'One fifth of Turkey's shopping mall employees infected with COVID-19'

Some twenty percent of Turkey's shopping mall employees have contracted COVID-19, a recent survey revealed. Shopping malls were among the first businesses to reopen in June after the first wave of infections, and have remained open since.

Mahir Bağış / DUVAR

Some twenty percent of shopping mall employees in Turkey have contracted COVID-19, according to a recent survey by Turkey's Trade, Cooperative, Education, Bureau and Fine Arts Workers' Union (Tez Koop-İş).

Shopping malls in Turkey were among the first businesses to re-open in June after the first wave of COVID-19 infections, and haven't shut down since, although food courts remain closed and visitors are subject to health screenings.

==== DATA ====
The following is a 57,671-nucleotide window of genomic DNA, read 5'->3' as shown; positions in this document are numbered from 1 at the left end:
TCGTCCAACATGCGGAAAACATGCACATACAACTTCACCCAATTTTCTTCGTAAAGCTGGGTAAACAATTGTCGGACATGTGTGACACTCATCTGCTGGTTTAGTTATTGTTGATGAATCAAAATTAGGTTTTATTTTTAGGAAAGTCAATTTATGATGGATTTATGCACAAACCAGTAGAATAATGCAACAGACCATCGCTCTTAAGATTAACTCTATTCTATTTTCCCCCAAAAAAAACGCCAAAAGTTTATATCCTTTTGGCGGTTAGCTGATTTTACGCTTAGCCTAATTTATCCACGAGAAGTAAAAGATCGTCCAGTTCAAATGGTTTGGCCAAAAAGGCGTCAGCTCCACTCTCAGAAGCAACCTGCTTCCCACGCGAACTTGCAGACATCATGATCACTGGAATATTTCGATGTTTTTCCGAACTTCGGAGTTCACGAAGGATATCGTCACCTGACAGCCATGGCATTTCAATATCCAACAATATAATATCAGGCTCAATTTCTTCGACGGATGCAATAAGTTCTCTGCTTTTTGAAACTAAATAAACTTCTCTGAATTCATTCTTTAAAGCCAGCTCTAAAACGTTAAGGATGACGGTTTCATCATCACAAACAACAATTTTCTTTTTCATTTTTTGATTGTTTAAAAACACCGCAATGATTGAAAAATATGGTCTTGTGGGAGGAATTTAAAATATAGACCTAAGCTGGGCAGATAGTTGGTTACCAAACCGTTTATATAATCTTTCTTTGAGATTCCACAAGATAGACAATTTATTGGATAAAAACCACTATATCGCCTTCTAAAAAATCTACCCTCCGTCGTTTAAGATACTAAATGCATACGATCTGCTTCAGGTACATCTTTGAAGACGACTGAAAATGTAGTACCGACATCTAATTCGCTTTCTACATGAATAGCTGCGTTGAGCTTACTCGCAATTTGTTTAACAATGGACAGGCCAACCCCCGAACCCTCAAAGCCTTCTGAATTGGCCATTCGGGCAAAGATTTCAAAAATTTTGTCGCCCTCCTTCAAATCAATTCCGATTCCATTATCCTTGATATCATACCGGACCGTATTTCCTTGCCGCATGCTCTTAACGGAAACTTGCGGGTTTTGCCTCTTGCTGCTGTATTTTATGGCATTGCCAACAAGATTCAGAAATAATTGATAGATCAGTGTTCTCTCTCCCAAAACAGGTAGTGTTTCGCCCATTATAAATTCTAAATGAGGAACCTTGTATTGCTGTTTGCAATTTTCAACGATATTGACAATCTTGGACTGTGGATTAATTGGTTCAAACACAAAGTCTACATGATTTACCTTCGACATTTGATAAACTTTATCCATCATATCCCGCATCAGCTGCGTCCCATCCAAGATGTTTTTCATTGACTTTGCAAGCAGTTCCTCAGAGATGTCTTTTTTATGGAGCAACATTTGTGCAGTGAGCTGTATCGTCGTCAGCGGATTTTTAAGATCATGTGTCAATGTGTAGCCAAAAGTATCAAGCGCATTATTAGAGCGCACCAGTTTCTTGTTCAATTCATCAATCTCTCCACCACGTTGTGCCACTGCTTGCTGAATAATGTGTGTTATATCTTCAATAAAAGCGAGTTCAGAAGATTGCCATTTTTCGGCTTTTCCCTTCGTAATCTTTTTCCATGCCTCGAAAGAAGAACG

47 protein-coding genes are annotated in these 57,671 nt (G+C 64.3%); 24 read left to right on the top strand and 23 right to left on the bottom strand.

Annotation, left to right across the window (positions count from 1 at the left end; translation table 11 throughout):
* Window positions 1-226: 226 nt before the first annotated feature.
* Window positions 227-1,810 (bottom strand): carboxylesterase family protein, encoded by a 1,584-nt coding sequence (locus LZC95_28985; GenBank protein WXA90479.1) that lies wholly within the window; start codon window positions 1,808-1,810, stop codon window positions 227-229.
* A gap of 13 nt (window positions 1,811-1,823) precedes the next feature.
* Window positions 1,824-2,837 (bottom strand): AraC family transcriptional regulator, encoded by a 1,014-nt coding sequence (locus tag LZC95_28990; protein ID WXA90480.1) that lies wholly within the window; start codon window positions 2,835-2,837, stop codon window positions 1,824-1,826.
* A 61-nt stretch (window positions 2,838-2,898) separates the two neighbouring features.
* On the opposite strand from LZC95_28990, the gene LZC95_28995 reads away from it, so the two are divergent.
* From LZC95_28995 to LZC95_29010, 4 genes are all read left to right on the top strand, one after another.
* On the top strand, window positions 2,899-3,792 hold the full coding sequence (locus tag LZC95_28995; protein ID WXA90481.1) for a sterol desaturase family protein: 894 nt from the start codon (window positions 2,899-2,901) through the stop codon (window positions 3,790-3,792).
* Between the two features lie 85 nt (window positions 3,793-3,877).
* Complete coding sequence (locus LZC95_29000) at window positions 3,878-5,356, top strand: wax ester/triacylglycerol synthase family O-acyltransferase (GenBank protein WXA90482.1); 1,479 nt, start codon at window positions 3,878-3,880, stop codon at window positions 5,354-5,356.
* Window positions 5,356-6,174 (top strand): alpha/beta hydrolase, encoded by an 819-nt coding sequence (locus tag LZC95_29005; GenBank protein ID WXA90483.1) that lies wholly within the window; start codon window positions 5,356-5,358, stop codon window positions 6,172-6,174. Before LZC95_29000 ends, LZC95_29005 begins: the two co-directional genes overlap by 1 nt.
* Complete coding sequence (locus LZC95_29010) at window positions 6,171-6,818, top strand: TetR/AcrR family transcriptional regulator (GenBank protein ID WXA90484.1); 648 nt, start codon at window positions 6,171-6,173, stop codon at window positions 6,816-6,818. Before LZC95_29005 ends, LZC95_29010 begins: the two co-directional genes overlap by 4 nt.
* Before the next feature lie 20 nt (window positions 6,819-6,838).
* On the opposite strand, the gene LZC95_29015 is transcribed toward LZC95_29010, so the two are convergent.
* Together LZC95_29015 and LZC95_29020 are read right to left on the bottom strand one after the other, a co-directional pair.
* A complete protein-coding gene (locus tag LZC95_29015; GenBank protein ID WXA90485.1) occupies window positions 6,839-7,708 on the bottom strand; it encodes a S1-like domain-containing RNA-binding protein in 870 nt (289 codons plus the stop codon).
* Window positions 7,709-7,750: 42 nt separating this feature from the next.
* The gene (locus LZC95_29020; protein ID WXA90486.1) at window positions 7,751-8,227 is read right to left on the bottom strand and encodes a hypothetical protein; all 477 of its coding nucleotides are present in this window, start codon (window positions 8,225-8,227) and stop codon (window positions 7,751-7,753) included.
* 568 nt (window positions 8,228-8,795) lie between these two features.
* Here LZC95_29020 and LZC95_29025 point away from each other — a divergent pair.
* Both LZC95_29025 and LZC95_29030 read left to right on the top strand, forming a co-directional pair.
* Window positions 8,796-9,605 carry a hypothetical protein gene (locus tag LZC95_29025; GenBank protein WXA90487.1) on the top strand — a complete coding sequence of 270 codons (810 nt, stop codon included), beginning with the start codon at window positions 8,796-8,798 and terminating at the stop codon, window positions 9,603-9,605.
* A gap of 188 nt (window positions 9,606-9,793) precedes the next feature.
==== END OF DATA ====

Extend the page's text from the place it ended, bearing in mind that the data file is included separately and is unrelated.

"Considering that there are approximately 500,000 shopping mall employees in Turkey, it's unfortunately not surprising that 20 percent of them were infected," said Haydar Özdemiroğlu, Tez Koop-İş Chairman.

The union has experienced a boom in membership numbers over the past six months, the chairman said, noting that they more than doubled their numbers from 76,766 members to 107,823 members. 

The desire to unionize among workers possibly stemmed from the rough working conditions they are subjected to, including long hours and low wages.

"The pandemic didn't double these issues, it increased them by ten-fold," Özdemiroğlu said. 

Employers have been motivated to keep costs at a minimum, which overwhelms employees with an excessive workload, the chairman said, adding that workers are sometimes even denied 10-minute breaks.